Goldfish have a special ability to live under extreme conditions, making them prolific invaders of natural habitats. They are tolerant to low oxygen conditions and can survive water temperatures well below freezing, said the Invasive Species Council of B.C. on their website.
The number of sockeye returning to Klukshu, Yukon, to spawn began to drop off in the 1990s. This year, hundreds of the bright red fish line the small creek that winds through the village. Neither the Champagne and Aishihik First Nations nor Fisheries and Oceans Canada are sure why the fish have returned after decades of steady decline.
The spiders are usually in multiple form in most areas, but it has not been witnessed in this form. This is described as a spider "ballooning" event, the term used when spiders launch themselves in to the air. These events might be happening more frequently as warming Arctic temperatures has been associated with increases in the population of some spider species such as the wolf spider (see Spider Baby Boom in Warming Arctic), and spiders moving further north and also having more then one hatch per season.
Storms can bring a bounty to the beach - driftwood sometimes or in this case, clams! But be careful out there. There are new concerns about emerging levels of harmful algae in Western Alaska waters, which could impact shellfish and human health.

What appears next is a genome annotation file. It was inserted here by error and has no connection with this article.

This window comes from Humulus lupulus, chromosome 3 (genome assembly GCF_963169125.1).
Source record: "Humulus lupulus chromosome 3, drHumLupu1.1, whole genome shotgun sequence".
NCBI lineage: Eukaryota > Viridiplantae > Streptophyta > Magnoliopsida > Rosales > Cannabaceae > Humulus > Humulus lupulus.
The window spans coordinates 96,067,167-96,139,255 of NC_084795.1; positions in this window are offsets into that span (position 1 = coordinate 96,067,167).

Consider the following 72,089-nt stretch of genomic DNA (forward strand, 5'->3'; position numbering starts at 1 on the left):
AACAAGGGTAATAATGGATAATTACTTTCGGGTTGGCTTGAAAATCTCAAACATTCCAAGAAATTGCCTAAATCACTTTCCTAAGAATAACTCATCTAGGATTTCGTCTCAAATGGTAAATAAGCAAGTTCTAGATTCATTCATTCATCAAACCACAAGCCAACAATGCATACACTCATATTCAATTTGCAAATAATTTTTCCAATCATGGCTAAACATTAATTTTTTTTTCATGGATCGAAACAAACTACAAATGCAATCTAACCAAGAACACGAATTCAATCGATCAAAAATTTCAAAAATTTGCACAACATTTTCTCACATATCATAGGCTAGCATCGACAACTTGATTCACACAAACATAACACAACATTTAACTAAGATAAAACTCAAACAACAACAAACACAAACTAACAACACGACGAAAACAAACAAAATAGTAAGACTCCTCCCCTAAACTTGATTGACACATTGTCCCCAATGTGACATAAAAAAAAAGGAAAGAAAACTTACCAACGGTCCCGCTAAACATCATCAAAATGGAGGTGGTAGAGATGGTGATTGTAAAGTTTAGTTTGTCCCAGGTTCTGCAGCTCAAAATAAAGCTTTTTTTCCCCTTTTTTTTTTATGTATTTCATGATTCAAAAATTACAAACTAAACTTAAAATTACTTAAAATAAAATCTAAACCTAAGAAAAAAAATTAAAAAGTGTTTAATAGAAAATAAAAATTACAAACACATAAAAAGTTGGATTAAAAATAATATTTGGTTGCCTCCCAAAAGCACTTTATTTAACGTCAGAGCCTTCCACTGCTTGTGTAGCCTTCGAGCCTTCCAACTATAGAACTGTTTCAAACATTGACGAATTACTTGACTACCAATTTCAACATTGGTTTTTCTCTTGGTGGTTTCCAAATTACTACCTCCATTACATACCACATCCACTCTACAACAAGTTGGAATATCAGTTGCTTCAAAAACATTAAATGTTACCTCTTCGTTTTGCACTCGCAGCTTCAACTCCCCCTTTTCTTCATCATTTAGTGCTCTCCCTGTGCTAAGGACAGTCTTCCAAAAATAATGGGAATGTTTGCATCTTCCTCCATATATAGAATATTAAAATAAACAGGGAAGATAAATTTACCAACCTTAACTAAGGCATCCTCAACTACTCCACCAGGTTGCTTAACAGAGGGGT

According to RCMP, 34 vehicles were damaged Monday — down from an earlier estimate of 70 — while numerous people suffered minor injuries. Three collisions were caused by the storm, police said.
This season the birch pollen has been particularly bad. Some people with asthma have had to leave the state. The peak was May 18 when pollen counts were 974 grains per cubic meter.
No one in Togiak had ever seen a fish like this before. In the photo it looks like a cross between a tad pole and a piranha! With help from ADF&G it has been identified as the smooth lumpsucker fish, found at depths of up to 1000 meters.
Observations this year from Huu-ay-aht territory see that volume of herring may finally be improving, as the First Nation is reporting a growing number of wild salmon migrating through its rivers.
Börkur NK docked in Seyðisfjörður this weekend with a hold full of capelin. The fish took 18 hours to land and came in at 3,400 tonnes—which is likely the most capelin ever landed from a single tour in Iceland, according to a statement from Síldarvinnslan.
Researchers have confirmed that the fish species sprat is spawning in Icelandic waters, according to a new report from Iceland’s Marine and Freshwater Research Institute. Sprat has been found in significant numbers off the south and west coast and spawned near Ísafjarðardjúp fjord in the Westfjords last year.